About Hossein Askari
Hossein Askari was born in Iran and received his elementary and secondary education in the United Kingdom. He then came to the United States where he earned his B.S. in Civil Engineering, attended the Sloan School of Management and received his Ph.D. in Economics, all at the Massachusetts Institute of Technology. He was an instructor at MIT, and started his academic career at the age of twenty-three as an Assistant Professor of Economics at Tufts University, becoming an Associate Professor at Wayne State University, and Professor of International Business and Middle Eastern Studies at the University of Texas at Austin in 1978, before coming to George Washington University (GW) in 1982, where he has served as Chairman of the International Business Department and as Director of the Institute of Global Management and Research and is now the Iran Professor of International Business and International Affairs.
He served for two and a half years on the Executive Board of the International Monetary Fund and was Special Advisor to the Minister of Finance of Saudi Arabia; in this capacity he frequently spoke for Saudi Arabia at the IMF Executive Board; he developed the idea for a special Quota increase for Saudi Arabia, giving Saudi Arabia an effective permanent seat on the Board; and he assisted in the negotiations of a $10 billion loan to the IMF. During the mid-1980s he directed an international team that developed the first comprehensive domestic, regional and international energy models and plan for Saudi Arabia. During 1990-1991 he was asked by the governments of Iran and Saudi Arabia to act as an intermediary to restore diplomatic relations; and in 1992 he was asked by the Emir of Kuwait to mediate with Iran.
Hossein Askari has written extensively on economic development in the Middle East, Islamic economics and finance, international trade and finance, agricultural economics, oil economics and on economic sanctions, including twenty books, six monographs, over one hundred refereed journal articles and a number of chapters in books and numerous magazine web-based articles.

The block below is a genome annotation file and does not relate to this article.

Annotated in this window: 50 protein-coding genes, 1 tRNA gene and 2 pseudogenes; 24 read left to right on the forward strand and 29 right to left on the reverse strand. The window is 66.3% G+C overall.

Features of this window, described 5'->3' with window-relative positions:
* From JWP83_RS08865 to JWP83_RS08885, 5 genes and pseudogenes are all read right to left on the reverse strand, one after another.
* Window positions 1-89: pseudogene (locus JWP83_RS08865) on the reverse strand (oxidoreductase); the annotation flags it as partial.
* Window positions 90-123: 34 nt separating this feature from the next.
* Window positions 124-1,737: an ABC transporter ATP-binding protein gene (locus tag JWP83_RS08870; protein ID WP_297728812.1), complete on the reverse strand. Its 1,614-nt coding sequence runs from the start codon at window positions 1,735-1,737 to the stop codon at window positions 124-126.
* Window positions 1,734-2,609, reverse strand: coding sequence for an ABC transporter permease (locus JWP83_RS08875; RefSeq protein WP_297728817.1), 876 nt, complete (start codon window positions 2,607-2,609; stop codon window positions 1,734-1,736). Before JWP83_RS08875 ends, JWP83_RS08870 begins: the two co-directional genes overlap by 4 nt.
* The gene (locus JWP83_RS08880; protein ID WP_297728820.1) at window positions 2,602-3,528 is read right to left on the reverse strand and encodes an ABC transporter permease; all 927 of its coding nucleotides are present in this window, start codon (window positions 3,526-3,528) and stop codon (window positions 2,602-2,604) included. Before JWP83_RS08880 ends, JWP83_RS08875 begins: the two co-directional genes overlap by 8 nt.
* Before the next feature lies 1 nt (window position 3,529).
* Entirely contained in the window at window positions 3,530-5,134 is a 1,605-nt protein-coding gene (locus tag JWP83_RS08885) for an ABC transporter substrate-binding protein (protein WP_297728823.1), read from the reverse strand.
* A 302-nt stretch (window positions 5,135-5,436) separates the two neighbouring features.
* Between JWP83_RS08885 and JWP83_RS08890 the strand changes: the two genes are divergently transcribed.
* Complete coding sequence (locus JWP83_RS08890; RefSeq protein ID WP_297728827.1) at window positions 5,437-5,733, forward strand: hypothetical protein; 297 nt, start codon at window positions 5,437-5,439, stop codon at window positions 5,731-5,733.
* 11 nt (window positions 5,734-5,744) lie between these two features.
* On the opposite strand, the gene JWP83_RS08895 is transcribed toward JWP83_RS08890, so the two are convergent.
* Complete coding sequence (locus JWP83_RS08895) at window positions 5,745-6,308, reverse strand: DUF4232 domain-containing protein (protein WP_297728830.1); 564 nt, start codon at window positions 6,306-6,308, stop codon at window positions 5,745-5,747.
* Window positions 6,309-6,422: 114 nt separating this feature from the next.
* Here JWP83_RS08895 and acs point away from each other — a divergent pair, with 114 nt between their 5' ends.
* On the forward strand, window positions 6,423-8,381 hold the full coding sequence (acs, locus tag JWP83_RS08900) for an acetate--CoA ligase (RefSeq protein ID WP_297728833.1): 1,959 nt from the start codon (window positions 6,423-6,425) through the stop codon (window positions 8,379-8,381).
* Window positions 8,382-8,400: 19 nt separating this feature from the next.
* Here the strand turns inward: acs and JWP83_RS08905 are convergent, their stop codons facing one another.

He has written over two hundred opinion pieces in the NYT, WP, LAT, IHT, Christian Science Monitor, Chicago Tribune, US New and World Report, Foreign Policy, the National Interest Online, Asia Times Online and in other newspapers and websites. He is regular contributor to Asia Times Online. He has advised ministers of finance, heads of central banks, oil ministers and other officials in the Persian Gulf on economic development policy, oil policy, and on international trade and finance. In the past, he has been a consultant to a number of institutions and corporations, including: the OECD, the World Bank, the IFC, the APDF, the IFU, the United Nations, the Gulf Cooperation Council, the Ministry of Finance of Saudi Arabia, the Ministry of Planning of Saudi Arabia, the Royal Commission for Jubail and Yanbu, the Overseas Private Insurance Corporation (OPIC), the US General Accounting Office (GAO), Bechtel, First National Bank of Chicago, Eastman (Kodak) Chemical, Litton Industries, Hydril Company, Northwest Industries, Sunoco and ARCO International.
His courses at GW are focused on economic, human and political development in the Middle East, conflicts and wars in the Middle East, the political economy of oil and on Islamic economics and finance.